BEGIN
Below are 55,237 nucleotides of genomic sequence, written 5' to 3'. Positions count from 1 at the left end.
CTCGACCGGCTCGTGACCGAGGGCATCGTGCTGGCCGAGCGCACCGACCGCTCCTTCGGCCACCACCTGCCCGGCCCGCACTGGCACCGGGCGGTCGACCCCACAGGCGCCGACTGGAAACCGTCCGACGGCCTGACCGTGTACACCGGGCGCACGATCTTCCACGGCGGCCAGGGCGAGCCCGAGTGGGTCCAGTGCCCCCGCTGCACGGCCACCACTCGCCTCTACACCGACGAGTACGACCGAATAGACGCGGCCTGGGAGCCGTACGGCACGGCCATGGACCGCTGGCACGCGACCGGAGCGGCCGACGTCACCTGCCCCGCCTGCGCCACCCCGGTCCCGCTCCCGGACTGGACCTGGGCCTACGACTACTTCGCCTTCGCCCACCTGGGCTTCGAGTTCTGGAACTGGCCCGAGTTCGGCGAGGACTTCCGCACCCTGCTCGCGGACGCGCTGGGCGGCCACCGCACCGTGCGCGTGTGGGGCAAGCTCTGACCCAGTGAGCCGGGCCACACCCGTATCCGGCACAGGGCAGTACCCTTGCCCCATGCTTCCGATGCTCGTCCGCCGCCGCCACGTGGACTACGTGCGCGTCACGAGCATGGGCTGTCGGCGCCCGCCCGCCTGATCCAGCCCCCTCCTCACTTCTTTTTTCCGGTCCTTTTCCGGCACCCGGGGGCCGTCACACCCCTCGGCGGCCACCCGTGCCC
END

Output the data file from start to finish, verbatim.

Below are 55,237 nucleotides of genomic sequence, written 5' to 3'. Positions count from 1 at the left end.
CTCGACCGGCTCGTGACCGAGGGCATCGTGCTGGCCGAGCGCACCGACCGCTCCTTCGGCCACCACCTGCCCGGCCCGCACTGGCACCGGGCGGTCGACCCCACAGGCGCCGACTGGAAACCGTCCGACGGCCTGACCGTGTACACCGGGCGCACGATCTTCCACGGCGGCCAGGGCGAGCCCGAGTGGGTCCAGTGCCCCCGCTGCACGGCCACCACTCGCCTCTACACCGACGAGTACGACCGAATAGACGCGGCCTGGGAGCCGTACGGCACGGCCATGGACCGCTGGCACGCGACCGGAGCGGCCGACGTCACCTGCCCCGCCTGCGCCACCCCGGTCCCGCTCCCGGACTGGACCTGGGCCTACGACTACTTCGCCTTCGCCCACCTGGGCTTCGAGTTCTGGAACTGGCCCGAGTTCGGCGAGGACTTCCGCACCCTGCTCGCGGACGCGCTGGGCGGCCACCGCACCGTGCGCGTGTGGGGCAAGCTCTGACCCAGTGAGCCGGGCCACACCCGTATCCGGCACAGGGCAGTACCCTTGCCCCATGCTTCCGATGCTCGTCCGCCGCCGCCACGTGGACTACGTGCGCGTCACGAGCATGGGCTGTCGGCGCCCGCCCGCCTGATCCAGCCCCCTCCTCACTTCTTTTTTCCGGTCCTTTTCCGGCACCCGGGGGCCGTCACACCCCTCGGCGGCCACCCGTGCCC